Somerset Stories: Millennium Wood

Mick Wooden, Wood Manager at Ash Millennium Wood Management Group, near Martock, explains how their recent grant from Somerset Community Foundation is helping volunteers fuel local biodiversity.

“Millennium Wood is a community wood that was planted on land owned by Ash Parish Council. We have a group of volunteers who look after it – and that means keeping it as an informal recreation site and carrying out biodiversity and nature restoration projects. We look after what’s there already while planting new trees and wildflowers. Local people tell us they really enjoy using the space and feel a lot of pride in it.

During the pandemic the wood was just about the only place that villagers could meet outside. That’s really important because a village needs some sort of public open space where people can enjoy nature. The village school use it for their Forest School, too. Biodiversity is a bigger part of the school curriculum now and our wood is vital for biodiversity: it’s a small area of quiet nature for people to enjoy. And we’ve received a Green Flag Award for our work for each of the last five years.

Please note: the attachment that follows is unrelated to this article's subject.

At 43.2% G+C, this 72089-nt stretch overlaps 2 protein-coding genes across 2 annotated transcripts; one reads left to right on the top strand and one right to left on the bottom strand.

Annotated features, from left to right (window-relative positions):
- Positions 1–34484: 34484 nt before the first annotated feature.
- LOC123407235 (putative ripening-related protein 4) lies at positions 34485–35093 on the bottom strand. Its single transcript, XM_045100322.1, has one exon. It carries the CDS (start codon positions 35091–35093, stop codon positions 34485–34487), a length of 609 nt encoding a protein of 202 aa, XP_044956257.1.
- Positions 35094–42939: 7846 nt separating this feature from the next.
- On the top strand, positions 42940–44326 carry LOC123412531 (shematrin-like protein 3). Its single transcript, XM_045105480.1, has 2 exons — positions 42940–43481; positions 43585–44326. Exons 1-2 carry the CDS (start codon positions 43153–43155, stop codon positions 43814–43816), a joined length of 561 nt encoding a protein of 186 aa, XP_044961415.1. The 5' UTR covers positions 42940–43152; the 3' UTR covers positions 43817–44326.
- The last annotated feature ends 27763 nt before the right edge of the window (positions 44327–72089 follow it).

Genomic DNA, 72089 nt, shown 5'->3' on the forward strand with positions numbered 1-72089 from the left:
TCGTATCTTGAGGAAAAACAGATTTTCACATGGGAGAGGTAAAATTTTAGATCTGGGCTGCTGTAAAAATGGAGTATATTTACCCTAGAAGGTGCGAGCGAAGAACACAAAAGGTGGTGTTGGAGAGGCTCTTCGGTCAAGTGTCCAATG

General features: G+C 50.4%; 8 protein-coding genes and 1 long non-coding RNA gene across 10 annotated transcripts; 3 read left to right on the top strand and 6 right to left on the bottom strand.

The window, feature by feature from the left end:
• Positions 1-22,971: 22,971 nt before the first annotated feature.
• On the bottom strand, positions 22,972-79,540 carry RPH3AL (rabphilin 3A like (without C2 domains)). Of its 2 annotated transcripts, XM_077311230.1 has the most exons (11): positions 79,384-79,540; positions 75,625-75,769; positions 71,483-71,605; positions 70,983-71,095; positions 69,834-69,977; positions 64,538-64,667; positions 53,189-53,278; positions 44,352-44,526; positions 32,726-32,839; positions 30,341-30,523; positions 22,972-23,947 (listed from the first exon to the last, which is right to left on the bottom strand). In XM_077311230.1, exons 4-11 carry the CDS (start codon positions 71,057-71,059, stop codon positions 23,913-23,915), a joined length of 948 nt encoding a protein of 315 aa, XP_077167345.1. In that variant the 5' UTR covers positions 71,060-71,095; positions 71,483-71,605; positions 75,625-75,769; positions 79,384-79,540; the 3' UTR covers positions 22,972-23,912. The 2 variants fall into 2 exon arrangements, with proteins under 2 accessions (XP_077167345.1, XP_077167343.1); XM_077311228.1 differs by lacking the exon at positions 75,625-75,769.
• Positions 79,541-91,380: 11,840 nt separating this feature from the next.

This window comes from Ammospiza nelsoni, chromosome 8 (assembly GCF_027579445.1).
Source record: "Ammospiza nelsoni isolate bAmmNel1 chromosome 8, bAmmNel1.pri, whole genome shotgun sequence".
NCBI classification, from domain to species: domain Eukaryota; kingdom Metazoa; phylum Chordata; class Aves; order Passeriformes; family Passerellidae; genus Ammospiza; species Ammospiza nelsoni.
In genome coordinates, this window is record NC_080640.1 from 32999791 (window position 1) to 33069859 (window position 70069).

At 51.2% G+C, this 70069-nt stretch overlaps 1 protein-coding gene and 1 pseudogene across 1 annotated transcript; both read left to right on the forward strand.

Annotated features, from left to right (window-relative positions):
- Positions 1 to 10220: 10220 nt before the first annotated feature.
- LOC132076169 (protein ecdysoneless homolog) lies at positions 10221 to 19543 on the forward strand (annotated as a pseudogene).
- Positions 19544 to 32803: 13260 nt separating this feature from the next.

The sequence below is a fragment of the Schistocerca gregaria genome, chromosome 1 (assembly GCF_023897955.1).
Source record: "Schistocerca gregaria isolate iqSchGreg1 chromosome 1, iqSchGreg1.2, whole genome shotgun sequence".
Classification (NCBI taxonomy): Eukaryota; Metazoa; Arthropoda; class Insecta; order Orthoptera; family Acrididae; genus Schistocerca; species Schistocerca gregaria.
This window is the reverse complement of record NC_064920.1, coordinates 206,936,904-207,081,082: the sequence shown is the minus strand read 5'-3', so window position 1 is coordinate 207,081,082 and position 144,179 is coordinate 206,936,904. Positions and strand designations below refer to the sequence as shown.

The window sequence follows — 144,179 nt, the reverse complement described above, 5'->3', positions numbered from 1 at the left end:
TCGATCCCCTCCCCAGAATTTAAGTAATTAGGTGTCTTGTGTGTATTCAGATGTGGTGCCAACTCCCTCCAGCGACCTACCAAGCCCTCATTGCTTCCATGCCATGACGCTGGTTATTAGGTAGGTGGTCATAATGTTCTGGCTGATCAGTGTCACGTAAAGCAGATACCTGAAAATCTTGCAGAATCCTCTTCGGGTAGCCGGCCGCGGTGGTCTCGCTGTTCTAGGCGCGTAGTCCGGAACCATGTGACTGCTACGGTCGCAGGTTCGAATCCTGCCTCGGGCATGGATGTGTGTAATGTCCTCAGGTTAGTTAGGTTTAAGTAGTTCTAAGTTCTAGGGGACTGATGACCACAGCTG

“Working on the wood helps me feel I’m doing my bit against climate change and nature loss.”

We mainly used the grant from Somerset Community Foundation on climate change projects. We think that winters are going to be milder and wetter while summers get hotter and drier. This means in the future there’s a risk of drought conditions. So, we want to invest in a tank to keep a decent supply of water on the site – otherwise plants are going to suffer and die. We’re also looking for a strimmer that runs on batteries so we can be more sustainable in the future and not have to use petrol.

We have an acre that we’re trying to turn into a wildflower meadow. What tends to happen when you’ve got a fertile site is that native wildflowers don’t really thrive because they’re choked out by things like grass and nettles. So gradually we’re cutting them back so the wildflowers can grow. That’s great for pollinators and helps people appreciate the site that little bit more.

Working on the wood helps me feel I’m doing my bit against climate change and nature loss. If people can get out there and help, they feel less anxiety about those big challenges. It gives me satisfaction that we’re out there improving the area year by year and that people are appreciating it.”



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